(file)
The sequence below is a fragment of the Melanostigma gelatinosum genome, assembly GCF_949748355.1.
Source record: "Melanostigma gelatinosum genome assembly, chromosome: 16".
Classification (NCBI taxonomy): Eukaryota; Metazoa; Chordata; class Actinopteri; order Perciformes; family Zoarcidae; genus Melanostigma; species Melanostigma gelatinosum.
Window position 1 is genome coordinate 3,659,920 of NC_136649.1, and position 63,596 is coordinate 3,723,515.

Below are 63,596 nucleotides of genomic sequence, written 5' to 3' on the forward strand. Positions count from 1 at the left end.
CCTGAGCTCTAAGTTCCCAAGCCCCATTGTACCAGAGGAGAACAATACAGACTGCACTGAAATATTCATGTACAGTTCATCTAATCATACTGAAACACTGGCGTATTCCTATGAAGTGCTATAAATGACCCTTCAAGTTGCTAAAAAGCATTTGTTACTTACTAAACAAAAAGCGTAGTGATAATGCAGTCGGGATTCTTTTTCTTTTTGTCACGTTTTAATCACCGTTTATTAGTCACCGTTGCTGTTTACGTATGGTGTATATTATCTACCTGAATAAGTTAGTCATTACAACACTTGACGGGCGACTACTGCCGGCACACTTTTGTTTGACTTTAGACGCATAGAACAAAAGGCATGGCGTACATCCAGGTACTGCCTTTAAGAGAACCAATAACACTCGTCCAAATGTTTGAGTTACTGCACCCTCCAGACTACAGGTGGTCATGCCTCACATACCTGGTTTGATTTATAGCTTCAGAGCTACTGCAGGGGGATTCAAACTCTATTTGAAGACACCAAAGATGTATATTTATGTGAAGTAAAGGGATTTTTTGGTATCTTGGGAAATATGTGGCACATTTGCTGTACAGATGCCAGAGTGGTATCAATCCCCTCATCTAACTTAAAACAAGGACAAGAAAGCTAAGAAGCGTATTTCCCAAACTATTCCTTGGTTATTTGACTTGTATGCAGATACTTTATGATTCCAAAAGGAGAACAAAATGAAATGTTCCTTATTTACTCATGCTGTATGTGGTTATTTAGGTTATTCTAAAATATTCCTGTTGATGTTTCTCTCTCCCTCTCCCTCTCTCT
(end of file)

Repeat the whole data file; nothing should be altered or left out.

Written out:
The sequence below is a fragment of the Melanostigma gelatinosum genome, assembly GCF_949748355.1.
Source record: "Melanostigma gelatinosum genome assembly, chromosome: 16".
Classification (NCBI taxonomy): Eukaryota; Metazoa; Chordata; class Actinopteri; order Perciformes; family Zoarcidae; genus Melanostigma; species Melanostigma gelatinosum.
Window position 1 is genome coordinate 3,659,920 of NC_136649.1, and position 63,596 is coordinate 3,723,515.

Below are 63,596 nucleotides of genomic sequence, written 5' to 3' on the forward strand. Positions count from 1 at the left end.
CCTGAGCTCTAAGTTCCCAAGCCCCATTGTACCAGAGGAGAACAATACAGACTGCACTGAAATATTCATGTACAGTTCATCTAATCATACTGAAACACTGGCGTATTCCTATGAAGTGCTATAAATGACCCTTCAAGTTGCTAAAAAGCATTTGTTACTTACTAAACAAAAAGCGTAGTGATAATGCAGTCGGGATTCTTTTTCTTTTTGTCACGTTTTAATCACCGTTTATTAGTCACCGTTGCTGTTTACGTATGGTGTATATTATCTACCTGAATAAGTTAGTCATTACAACACTTGACGGGCGACTACTGCCGGCACACTTTTGTTTGACTTTAGACGCATAGAACAAAAGGCATGGCGTACATCCAGGTACTGCCTTTAAGAGAACCAATAACACTCGTCCAAATGTTTGAGTTACTGCACCCTCCAGACTACAGGTGGTCATGCCTCACATACCTGGTTTGATTTATAGCTTCAGAGCTACTGCAGGGGGATTCAAACTCTATTTGAAGACACCAAAGATGTATATTTATGTGAAGTAAAGGGATTTTTTGGTATCTTGGGAAATATGTGGCACATTTGCTGTACAGATGCCAGAGTGGTATCAATCCCCTCATCTAACTTAAAACAAGGACAAGAAAGCTAAGAAGCGTATTTCCCAAACTATTCCTTGGTTATTTGACTTGTATGCAGATACTTTATGATTCCAAAAGGAGAACAAAATGAAATGTTCCTTATTTACTCATGCTGTATGTGGTTATTTAGGTTATTCTAAAATATTCCTGTTGATGTTTCTCTCTCCCTCTCCCTCTCTCT